Right or wrong way around? Eastbourne bus shelter sparks debate

When a Stagecoach director questioned the position of an Eastbourne bus shelter, little did he know the chaos he would unleash.

Wednesday, 11th September 2019, 11:53 am
Bus shelters installed the "wrong way around" in Cornfield Road, Eastbourne

Matthew Arnold posted on Twitter that a bus shelter in Cornfield Road had been installed the wrong way around, as part of a criticism of the ongoing works in the town centre.

But the outburst prompted scores of people to leap to the bus shelter’s defence, with many pointing out on the Eastbourne Herald Facebook page the direction makes sense as it would better protect people from the weather and the road.

John Martin said, “The bus shelters look the right way round to me with the screen facing the road. I thought it was a safety thing.”

And Norman Rae said, “To be fair to ESCC and Mildren Construction, the weather in this region comes predominantly from the West, so in torrential rain, if the shelters faced the other way they would have little effect in sheltering passengers.”

While Sharon Colwell pointed out, “Looks fine to me as it would protect you from puddle spray from vehicles.”

Others suggested there were more important issues to focus on. Bev Hemsley wrote, “They need to worry more about the awful bus service we have rather than the shelter.”

And Chris Lillywhite said, “I am more worried that the ‘new improved’ road colour outside the train station blends into the pavement and older people or children will walk or run into it oblivious of the busy traffic conditions to be honest!”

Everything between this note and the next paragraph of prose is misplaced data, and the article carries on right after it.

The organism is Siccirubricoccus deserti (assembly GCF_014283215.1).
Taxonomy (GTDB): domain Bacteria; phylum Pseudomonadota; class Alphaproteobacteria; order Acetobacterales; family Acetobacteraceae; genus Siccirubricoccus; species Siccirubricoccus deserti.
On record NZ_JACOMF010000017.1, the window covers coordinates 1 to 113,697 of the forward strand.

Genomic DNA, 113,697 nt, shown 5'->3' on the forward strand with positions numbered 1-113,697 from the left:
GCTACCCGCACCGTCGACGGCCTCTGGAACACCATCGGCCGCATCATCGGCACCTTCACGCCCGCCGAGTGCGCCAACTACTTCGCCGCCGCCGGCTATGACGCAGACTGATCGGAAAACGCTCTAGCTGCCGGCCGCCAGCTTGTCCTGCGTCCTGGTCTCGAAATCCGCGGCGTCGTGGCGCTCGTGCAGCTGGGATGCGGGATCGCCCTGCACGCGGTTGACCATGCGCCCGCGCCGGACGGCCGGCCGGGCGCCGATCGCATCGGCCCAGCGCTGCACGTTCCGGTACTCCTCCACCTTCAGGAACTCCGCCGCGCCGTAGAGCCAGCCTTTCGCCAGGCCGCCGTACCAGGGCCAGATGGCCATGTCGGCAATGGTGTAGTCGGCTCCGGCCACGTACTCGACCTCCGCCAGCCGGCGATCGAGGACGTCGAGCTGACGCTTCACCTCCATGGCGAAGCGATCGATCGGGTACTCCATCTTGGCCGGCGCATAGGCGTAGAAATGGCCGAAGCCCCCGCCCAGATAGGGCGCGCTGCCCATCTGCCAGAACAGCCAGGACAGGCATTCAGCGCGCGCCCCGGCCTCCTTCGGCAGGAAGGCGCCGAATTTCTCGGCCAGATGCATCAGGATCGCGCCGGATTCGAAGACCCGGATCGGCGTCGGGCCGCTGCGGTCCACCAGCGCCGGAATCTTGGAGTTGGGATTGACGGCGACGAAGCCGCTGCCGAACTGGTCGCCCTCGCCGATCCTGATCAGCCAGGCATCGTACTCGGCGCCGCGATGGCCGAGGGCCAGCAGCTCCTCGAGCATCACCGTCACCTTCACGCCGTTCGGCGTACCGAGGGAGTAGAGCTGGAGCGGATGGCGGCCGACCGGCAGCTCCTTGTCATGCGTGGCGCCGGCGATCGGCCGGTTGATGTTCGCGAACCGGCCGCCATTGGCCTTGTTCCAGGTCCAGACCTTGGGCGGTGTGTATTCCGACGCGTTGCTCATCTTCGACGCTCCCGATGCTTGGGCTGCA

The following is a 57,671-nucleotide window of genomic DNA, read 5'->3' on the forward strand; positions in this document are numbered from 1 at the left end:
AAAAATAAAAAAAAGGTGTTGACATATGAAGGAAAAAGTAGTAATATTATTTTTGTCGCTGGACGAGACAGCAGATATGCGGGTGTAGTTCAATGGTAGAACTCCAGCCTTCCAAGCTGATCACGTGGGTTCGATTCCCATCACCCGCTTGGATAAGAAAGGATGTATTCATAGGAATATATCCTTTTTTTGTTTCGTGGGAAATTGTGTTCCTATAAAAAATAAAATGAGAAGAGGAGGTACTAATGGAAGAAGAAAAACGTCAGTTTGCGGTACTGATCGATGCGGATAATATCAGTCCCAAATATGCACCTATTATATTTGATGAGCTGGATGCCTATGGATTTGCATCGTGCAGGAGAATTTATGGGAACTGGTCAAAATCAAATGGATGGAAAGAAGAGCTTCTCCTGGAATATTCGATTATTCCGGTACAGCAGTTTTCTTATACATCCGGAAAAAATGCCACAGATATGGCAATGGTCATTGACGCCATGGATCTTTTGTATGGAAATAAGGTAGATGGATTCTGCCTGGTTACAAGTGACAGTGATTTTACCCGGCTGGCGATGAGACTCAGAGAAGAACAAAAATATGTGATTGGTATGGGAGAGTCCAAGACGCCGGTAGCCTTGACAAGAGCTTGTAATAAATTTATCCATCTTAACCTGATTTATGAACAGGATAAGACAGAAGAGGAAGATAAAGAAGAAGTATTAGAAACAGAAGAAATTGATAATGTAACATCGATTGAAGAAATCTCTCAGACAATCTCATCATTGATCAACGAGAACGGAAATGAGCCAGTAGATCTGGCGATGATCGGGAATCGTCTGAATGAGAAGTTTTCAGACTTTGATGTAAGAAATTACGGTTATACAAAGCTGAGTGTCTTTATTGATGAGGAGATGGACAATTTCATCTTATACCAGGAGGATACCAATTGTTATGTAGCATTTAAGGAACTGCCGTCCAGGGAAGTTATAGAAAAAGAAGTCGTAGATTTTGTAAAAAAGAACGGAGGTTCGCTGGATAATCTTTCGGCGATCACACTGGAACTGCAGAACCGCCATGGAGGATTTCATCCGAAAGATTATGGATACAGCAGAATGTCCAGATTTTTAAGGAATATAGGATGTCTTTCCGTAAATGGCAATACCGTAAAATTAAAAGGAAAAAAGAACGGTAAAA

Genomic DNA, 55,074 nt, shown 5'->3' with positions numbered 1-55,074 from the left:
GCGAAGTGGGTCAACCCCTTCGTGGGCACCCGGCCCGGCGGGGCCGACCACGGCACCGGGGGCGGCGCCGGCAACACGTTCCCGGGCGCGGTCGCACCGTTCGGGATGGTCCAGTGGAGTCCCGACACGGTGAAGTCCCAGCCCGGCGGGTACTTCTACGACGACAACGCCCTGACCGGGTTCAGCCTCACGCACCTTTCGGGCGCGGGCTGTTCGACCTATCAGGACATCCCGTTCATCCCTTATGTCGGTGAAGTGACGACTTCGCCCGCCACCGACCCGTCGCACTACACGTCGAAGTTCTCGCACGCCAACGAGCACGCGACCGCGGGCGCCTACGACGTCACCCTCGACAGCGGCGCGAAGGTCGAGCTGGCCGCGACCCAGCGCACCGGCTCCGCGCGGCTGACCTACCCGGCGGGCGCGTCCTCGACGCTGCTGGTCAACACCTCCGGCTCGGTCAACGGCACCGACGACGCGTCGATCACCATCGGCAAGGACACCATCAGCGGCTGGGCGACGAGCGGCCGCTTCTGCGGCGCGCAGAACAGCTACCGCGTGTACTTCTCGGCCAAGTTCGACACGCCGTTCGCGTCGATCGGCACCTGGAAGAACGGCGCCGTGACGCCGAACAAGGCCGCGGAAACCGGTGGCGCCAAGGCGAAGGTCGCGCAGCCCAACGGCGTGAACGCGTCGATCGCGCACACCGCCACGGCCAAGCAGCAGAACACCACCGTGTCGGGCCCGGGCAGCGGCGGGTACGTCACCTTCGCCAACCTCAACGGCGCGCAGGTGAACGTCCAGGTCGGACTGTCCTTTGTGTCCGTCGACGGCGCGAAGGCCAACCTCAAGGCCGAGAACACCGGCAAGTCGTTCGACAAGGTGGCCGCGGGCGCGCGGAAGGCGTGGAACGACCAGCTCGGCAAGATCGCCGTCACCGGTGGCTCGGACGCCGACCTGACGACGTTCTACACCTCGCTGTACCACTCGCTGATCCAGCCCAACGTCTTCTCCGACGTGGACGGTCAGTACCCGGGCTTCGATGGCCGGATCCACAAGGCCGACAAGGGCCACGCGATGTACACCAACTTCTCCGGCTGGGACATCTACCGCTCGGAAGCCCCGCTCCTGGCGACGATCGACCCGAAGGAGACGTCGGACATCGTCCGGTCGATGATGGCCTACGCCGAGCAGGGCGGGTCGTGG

Echoing Chris’ sentiments, James Constable said, “Is it just me or does anybody else miss a good old fashioned kerb so I can tell I’m on a road or footpath?”

Matt Holmes added, “The daily excitement of not knowing if I’m walking on the road, pavement or bus lane is exhilarating.”

And, remarking on the shelters again, Carole King said, “The amount of time you have to wait for a bus (in particular a Loop), you’d think they would provide something more comfy!”

But Sonny Luxford simply said, “[I] think some people need to appreciate the money that is being spend on the town to improve it.”

In a Twitter poll, 54 per cent of people said the bus stop was in fact the right way around, with 46 per cent disagreeing. It is an issue as divisive as Brexit, it seems.

But Twitter user The Ranty Highwayman wrote, “It depends, but if the footway is wide enough, the best layout has the open side of the stops facing the road which makes it easier to see the buses coming and means wheelchair users can stay under cover to board rear doors (if that’s the type of bus).”

So there’s that. Maybe we will never know the right answer. Maybe it doesn’t matter? No, surely not.